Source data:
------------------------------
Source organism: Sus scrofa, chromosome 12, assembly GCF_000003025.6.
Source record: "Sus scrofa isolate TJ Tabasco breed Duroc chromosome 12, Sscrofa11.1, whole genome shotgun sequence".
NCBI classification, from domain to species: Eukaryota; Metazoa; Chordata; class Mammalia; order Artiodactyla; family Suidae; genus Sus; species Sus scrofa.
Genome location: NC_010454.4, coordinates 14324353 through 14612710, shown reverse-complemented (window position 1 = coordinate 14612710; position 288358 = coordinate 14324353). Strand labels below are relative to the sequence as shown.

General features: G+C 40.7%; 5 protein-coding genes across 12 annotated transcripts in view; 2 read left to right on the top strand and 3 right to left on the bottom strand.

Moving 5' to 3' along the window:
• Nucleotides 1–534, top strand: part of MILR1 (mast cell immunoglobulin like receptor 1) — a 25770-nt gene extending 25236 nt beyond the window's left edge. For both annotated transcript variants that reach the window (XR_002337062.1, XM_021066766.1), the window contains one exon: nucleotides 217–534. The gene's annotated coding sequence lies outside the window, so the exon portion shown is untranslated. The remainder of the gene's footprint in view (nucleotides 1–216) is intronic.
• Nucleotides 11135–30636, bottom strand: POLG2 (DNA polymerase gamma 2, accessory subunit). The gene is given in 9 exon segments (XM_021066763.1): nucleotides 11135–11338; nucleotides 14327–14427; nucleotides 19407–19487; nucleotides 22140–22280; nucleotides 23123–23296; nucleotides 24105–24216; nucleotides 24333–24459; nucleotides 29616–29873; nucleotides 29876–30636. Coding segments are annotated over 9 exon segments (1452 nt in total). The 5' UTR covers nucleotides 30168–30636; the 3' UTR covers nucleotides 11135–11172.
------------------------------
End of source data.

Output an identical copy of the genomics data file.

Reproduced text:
Source organism: Sus scrofa, chromosome 12, assembly GCF_000003025.6.
Source record: "Sus scrofa isolate TJ Tabasco breed Duroc chromosome 12, Sscrofa11.1, whole genome shotgun sequence".
NCBI classification, from domain to species: Eukaryota; Metazoa; Chordata; class Mammalia; order Artiodactyla; family Suidae; genus Sus; species Sus scrofa.
Genome location: NC_010454.4, coordinates 14324353 through 14612710, shown reverse-complemented (window position 1 = coordinate 14612710; position 288358 = coordinate 14324353). Strand labels below are relative to the sequence as shown.

General features: G+C 40.7%; 5 protein-coding genes across 12 annotated transcripts in view; 2 read left to right on the top strand and 3 right to left on the bottom strand.

Moving 5' to 3' along the window:
• Nucleotides 1–534, top strand: part of MILR1 (mast cell immunoglobulin like receptor 1) — a 25770-nt gene extending 25236 nt beyond the window's left edge. For both annotated transcript variants that reach the window (XR_002337062.1, XM_021066766.1), the window contains one exon: nucleotides 217–534. The gene's annotated coding sequence lies outside the window, so the exon portion shown is untranslated. The remainder of the gene's footprint in view (nucleotides 1–216) is intronic.
• Nucleotides 11135–30636, bottom strand: POLG2 (DNA polymerase gamma 2, accessory subunit). The gene is given in 9 exon segments (XM_021066763.1): nucleotides 11135–11338; nucleotides 14327–14427; nucleotides 19407–19487; nucleotides 22140–22280; nucleotides 23123–23296; nucleotides 24105–24216; nucleotides 24333–24459; nucleotides 29616–29873; nucleotides 29876–30636. Coding segments are annotated over 9 exon segments (1452 nt in total). The 5' UTR covers nucleotides 30168–30636; the 3' UTR covers nucleotides 11135–11172.